Monthly Archives: January 2016

Two Week Extension: Englishness and The Edwardian Landscape

 

The Blue Pool, 1911 (oil on panel), John, Augustus Edwin (1878-1961) © The estate of Augustus John. Aberdeen Art Gallery and Museum, Scotland / Bridgeman Images.

The Blue Pool, 1911 (oil on panel), John, Augustus Edwin (1878-1961) © The estate of Augustus John. Aberdeen Art Gallery and Museum, Scotland / Bridgeman Images.

The Edwardian Culture Network is able to offer postgraduate and early-career researcher bursaries to speakers wishing to take part in the upcoming symposium ‘Englishness and the Edwardian Landscape’. New deadline: February 8th. N.B. This call for papers is open to those currently working on a postgraduate qualification, or to those who finished their PhD after 2012:

CFP: ‘To show a foreigner England’: Englishness and the Edwardian Landscape

Royal West of England Academy, Bristol, April 11th 2016.

This one-day symposium – coinciding with the exhibition Inquisitive Eyes: Slade Painters in Edwardian Wessex – takes as its starting point the following quotation from E.M. Forster’s novel Howard’s End (1910):

If one wanted to show a foreigner England, perhaps the wisest course would be to take him to the final section of the Purbeck Hills, and stand him on their summit, a few miles to the east of Corfe. Then system after system of our island would roll together under his feet.

Forster’s comment suggests that the rolling hills of the South West should be taken as a synecdoche for England. Taking our cues from this idea – but expanding the discussion to include other regions also – we will address a range of important questions: where was Englishness located at the turn of the century, and why? What made a landscape especially English, or distinctly not-English? What role did artist’s colonies play in understanding and promoting particular landscapes in the national consciousness? How important was landscape to the development of modern art in England? How was the English landscape marketed to audiences outside England, especially the wider Empire? Finally, how did depictions of the landscape by writers such as Thomas Hardy affect visual artists?

Although many of the questions raised by the exhibition are art-historical in nature, we welcome speakers and participants from other disciplines, including literature, cultural geography and history. We have already identified and contacted a small group of established academics, who have agreed to take part in our discussions. These include figures who have written widely on the subject,  some of whom contributed to the 2002 publication Geographies of Englishness: Landscape and the National Past, the influence of which we wish to acknowledge. In the thirteen years since this publication, however, research into early twentieth-century British art, national identity and Empire has expanded greatly, and new thinkers have entered the field. To this end, three-four graduate/early-career researchers will be selected to speak at the symposium. To be eligible, you must be currently working on an MA or PhD, or have completed a PhD after 2012. Speakers will receive a £100 grant to support travel and accommodation. To apply, please send a 300 word proposal, along with a one-page CV, to edwardianculture@hotmail.co.uk by January 16th.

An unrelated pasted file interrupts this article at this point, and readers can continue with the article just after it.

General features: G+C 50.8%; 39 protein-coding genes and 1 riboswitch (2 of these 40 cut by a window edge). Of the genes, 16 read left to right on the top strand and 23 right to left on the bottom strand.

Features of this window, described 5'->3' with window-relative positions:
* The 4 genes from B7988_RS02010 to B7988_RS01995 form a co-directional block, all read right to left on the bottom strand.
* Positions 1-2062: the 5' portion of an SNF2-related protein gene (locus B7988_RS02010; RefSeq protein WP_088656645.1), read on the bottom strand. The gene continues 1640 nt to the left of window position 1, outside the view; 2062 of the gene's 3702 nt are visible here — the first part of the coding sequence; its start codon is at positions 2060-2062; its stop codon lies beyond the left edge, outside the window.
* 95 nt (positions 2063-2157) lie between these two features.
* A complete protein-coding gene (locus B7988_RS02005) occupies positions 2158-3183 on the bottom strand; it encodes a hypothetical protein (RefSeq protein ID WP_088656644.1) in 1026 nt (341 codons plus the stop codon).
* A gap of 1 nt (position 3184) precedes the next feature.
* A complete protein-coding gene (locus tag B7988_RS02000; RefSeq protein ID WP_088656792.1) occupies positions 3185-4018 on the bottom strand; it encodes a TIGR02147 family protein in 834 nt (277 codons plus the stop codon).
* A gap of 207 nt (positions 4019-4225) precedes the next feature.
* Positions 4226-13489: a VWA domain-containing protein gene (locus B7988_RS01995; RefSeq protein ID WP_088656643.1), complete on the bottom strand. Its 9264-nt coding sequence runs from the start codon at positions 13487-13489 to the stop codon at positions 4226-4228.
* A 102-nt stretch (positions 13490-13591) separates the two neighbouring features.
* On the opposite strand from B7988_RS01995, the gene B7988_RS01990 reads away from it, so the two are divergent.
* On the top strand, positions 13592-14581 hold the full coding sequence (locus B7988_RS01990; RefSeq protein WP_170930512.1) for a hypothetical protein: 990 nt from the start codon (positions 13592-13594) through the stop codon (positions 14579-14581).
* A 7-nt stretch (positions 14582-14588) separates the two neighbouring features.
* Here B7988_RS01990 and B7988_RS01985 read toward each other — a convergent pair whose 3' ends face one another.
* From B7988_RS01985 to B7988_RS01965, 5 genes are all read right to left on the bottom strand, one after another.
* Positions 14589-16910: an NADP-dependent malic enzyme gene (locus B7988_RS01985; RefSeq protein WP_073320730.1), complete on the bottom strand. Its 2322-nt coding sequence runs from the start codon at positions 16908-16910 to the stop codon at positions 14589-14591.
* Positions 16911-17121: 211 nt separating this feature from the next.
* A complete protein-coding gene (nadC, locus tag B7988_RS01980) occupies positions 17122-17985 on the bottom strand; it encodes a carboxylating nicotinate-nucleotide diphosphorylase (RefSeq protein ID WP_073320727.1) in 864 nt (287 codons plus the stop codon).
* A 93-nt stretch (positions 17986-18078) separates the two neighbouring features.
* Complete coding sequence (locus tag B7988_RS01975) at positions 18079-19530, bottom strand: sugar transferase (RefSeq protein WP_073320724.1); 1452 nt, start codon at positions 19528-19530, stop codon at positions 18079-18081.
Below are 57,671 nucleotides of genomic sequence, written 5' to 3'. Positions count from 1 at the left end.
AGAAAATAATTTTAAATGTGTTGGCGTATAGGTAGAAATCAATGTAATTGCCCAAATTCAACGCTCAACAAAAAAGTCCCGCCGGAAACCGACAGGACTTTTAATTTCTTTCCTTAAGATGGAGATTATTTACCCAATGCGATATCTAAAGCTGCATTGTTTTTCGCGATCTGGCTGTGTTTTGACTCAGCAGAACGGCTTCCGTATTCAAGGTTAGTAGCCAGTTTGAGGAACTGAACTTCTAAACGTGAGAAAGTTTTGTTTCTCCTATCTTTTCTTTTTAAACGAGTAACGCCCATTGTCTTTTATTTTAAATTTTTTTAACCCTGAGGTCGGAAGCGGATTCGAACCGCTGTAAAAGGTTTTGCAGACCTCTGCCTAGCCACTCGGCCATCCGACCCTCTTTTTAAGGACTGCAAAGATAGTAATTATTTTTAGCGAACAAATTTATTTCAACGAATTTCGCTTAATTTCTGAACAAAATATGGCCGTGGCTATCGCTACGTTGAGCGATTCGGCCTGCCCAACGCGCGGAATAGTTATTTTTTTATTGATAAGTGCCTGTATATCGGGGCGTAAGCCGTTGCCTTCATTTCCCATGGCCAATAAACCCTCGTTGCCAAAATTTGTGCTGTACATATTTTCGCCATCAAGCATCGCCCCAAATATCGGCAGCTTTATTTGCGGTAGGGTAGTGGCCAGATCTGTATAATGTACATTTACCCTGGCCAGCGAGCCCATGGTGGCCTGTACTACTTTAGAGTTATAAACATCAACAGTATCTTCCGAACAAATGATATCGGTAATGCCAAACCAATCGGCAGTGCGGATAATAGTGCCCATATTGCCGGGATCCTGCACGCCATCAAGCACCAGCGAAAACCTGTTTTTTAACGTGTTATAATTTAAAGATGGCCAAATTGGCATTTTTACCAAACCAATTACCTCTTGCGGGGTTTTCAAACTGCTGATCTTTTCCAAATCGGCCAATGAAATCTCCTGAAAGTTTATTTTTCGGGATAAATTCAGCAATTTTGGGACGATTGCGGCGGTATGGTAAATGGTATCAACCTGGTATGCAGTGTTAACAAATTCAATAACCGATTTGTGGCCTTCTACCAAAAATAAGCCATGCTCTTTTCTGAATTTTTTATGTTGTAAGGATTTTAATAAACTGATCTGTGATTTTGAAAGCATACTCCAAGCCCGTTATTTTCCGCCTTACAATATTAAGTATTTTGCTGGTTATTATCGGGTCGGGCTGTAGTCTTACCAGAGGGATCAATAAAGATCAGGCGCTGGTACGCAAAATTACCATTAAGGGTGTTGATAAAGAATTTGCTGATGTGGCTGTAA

This event has been generously supported by the Paul Mellon Centre for Studies in British Art, and will be hosted by the Royal West of England Academy.

Something in the general feel of everything

piccadilly-circus

Celebrating the Relief of Mafeking in Piccadilly, 1900

‘Out in the crowd against the railings, with his arm hooked in Annette’s, Soames waited. Yes! the Age was passing! What with this Trade Unionism, and Labour fellows in the House of Commons, with continental fiction, and something in the general feel of everything, not to be expressed in words, things were very different; he recalled the crowd on Mafeking night, and George Forsyte saying: “They’re all socialists, they want our goods.” Like James, Soames didn’t know, he couldn’t tell – with Edward on the throne! Things would never be as safe again as under good old Viccy!’ (John Galsworthy, In Chancery, 1920)

Happy New Year! Welcome to the Age of 2016….